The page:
Figure 5 maps the regression residual (prediction error) aggregated on a regular 5 km grid. Warm colors indicate cells which host more software firms than predicted by the model (underestimation), while cold colors indicate overestimated software firm counts. It can be seen that both under- and overestimation occur mostly in urban areas. Munich, which was identified as a software industry hotspot in the ESDA, has a notable contiguous “catchment area” where software firm numbers are uniformly underestimated, while firm numbers in the city center are overestimated. This pattern is reoccurring in and around other metropolitan areas as well. Due to the aggregation Berlin conveys a more “blue” impression in the Germany overview map, whereas the zoomed Berlin map (upper right hand side in Figure 5; original 1 km grid) shows largely red areas. The detailed map shows contiguous areas of severe overestimation (southwest) and underestimation (east and northeast) in different parts of the city. Such positive autocorrelation in the residual pattern indicates that the prediction fails systematically in some areas. This may be due to one or several omitted explanatory variables or violations of the Poisson distribution assumption of independent events, which may be present if software firms themselves are a significant location factor, resulting in a self-enforcing process of accumulating firm locations. One possible explanation for the systematic prediction errors in northeast Berlin (around the district of Prenzlauer Berg) and southwest Berlin (around the district of Wilmersdorf) is unobserved heterogeneity in the sociodemographic composition of the local population. While Prenzlauer Berg is known for its young, alternative resident population and is often given as an example of ongoing gentrification, Wilmersdorf is a more middle-class residential area. The sociodemographic profile of Prenzlauer Berg could be considered a breeding ground for knowledge-intensive start-ups which rely on creative employees and entrepreneurs [53,54]. This location factor is not captured in our model but we propose solutions in the discussion section of this paper. Another case of a potentially omitted variable bias is highlighted in the detailed map on the lower right hand side of Figure 5. It highlights an area of isolated under-prediction in the district of Adlershof in the southeast of Berlin. For illustration reasons, the firm pattern with overlapping locations was transformed to a kernel density map (triweight kernel, uniform weights, 250 m bandwidth). The cause for this under-prediction is the presence of Germany’s largest science park, which host several technology centers with office space dedicated to software firms [55].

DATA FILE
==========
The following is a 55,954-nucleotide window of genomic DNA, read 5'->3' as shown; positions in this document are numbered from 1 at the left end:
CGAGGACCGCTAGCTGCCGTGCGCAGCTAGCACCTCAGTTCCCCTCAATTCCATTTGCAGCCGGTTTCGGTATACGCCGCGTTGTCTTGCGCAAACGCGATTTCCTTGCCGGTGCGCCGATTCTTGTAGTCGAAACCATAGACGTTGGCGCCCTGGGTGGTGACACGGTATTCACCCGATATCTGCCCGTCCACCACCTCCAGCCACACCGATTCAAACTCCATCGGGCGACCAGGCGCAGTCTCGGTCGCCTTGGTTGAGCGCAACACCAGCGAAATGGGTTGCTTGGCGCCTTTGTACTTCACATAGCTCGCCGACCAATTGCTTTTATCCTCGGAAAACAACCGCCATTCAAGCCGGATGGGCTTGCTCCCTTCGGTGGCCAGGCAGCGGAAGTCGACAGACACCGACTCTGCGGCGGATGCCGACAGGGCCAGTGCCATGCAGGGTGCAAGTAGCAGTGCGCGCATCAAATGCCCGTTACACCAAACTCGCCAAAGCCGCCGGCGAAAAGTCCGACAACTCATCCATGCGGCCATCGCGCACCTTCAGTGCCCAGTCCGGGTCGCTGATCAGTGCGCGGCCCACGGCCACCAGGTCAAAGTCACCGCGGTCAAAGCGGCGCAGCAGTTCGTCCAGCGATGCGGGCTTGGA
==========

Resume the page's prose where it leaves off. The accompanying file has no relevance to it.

Similar patterns as described above can be seen in other cities in Figure 5 too, resulting in significant spatial autocorrelation in the spatial distribution of the residual (Moran’s I = 0.12 ***). However, with increasing aggregation, the spatial autocorrelation diminishes and becomes insignificant at the 25 km scale (see Figure 6a). At the 25 km scale (with single cities roughly aggregated into single cells) it seems that most local errors are levelled by the geographic aggregation. However, Figure 6b reveals that local pockets of spatial autocorrelation (G_{i}*) still exist. The described prediction disparity in Berlin is still present for example, because Berlin was, by chance, divided uniformly into four cells (cf. MAUP as mentioned above). This results in significant (p < 0.05) clustering of negative residuals (overestimation) in the south of Berlin (coldspot) and a hotspot of positive residuals (underestimation) in the north. Interestingly, other residual clusters occur mainly in areas which were identified as hotspots of the software industry (see Figure 6b).